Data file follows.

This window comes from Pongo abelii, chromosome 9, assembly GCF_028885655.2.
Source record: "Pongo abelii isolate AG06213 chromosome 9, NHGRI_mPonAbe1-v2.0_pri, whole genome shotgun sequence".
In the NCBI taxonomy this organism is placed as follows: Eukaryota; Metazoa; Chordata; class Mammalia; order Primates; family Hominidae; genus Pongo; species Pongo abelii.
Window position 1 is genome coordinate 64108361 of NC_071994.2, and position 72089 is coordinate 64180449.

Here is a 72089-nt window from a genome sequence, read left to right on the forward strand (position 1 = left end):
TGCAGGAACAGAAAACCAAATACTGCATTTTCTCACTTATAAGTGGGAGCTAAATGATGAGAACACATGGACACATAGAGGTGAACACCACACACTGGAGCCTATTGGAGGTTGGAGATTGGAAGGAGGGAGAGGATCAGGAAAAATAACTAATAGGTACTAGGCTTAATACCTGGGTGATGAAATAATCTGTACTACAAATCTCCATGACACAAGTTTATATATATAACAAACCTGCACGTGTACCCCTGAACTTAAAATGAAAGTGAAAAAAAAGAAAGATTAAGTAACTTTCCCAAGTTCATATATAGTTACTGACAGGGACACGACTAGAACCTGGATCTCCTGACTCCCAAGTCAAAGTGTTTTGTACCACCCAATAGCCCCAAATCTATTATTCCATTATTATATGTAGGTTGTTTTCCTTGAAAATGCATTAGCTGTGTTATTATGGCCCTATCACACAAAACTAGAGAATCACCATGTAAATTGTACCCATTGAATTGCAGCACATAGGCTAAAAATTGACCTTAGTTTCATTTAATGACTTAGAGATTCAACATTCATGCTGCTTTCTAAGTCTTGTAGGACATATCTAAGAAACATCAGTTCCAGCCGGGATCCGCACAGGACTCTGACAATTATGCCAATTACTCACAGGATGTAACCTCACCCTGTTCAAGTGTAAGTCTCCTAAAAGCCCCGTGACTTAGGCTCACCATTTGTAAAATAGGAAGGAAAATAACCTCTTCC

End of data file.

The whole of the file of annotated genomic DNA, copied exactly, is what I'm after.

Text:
This window comes from Pongo abelii, chromosome 9, assembly GCF_028885655.2.
Source record: "Pongo abelii isolate AG06213 chromosome 9, NHGRI_mPonAbe1-v2.0_pri, whole genome shotgun sequence".
In the NCBI taxonomy this organism is placed as follows: Eukaryota; Metazoa; Chordata; class Mammalia; order Primates; family Hominidae; genus Pongo; species Pongo abelii.
Window position 1 is genome coordinate 64108361 of NC_071994.2, and position 72089 is coordinate 64180449.

Here is a 72089-nt window from a genome sequence, read left to right on the forward strand (position 1 = left end):
TGCAGGAACAGAAAACCAAATACTGCATTTTCTCACTTATAAGTGGGAGCTAAATGATGAGAACACATGGACACATAGAGGTGAACACCACACACTGGAGCCTATTGGAGGTTGGAGATTGGAAGGAGGGAGAGGATCAGGAAAAATAACTAATAGGTACTAGGCTTAATACCTGGGTGATGAAATAATCTGTACTACAAATCTCCATGACACAAGTTTATATATATAACAAACCTGCACGTGTACCCCTGAACTTAAAATGAAAGTGAAAAAAAAGAAAGATTAAGTAACTTTCCCAAGTTCATATATAGTTACTGACAGGGACACGACTAGAACCTGGATCTCCTGACTCCCAAGTCAAAGTGTTTTGTACCACCCAATAGCCCCAAATCTATTATTCCATTATTATATGTAGGTTGTTTTCCTTGAAAATGCATTAGCTGTGTTATTATGGCCCTATCACACAAAACTAGAGAATCACCATGTAAATTGTACCCATTGAATTGCAGCACATAGGCTAAAAATTGACCTTAGTTTCATTTAATGACTTAGAGATTCAACATTCATGCTGCTTTCTAAGTCTTGTAGGACATATCTAAGAAACATCAGTTCCAGCCGGGATCCGCACAGGACTCTGACAATTATGCCAATTACTCACAGGATGTAACCTCACCCTGTTCAAGTGTAAGTCTCCTAAAAGCCCCGTGACTTAGGCTCACCATTTGTAAAATAGGAAGGAAAATAACCTCTTCC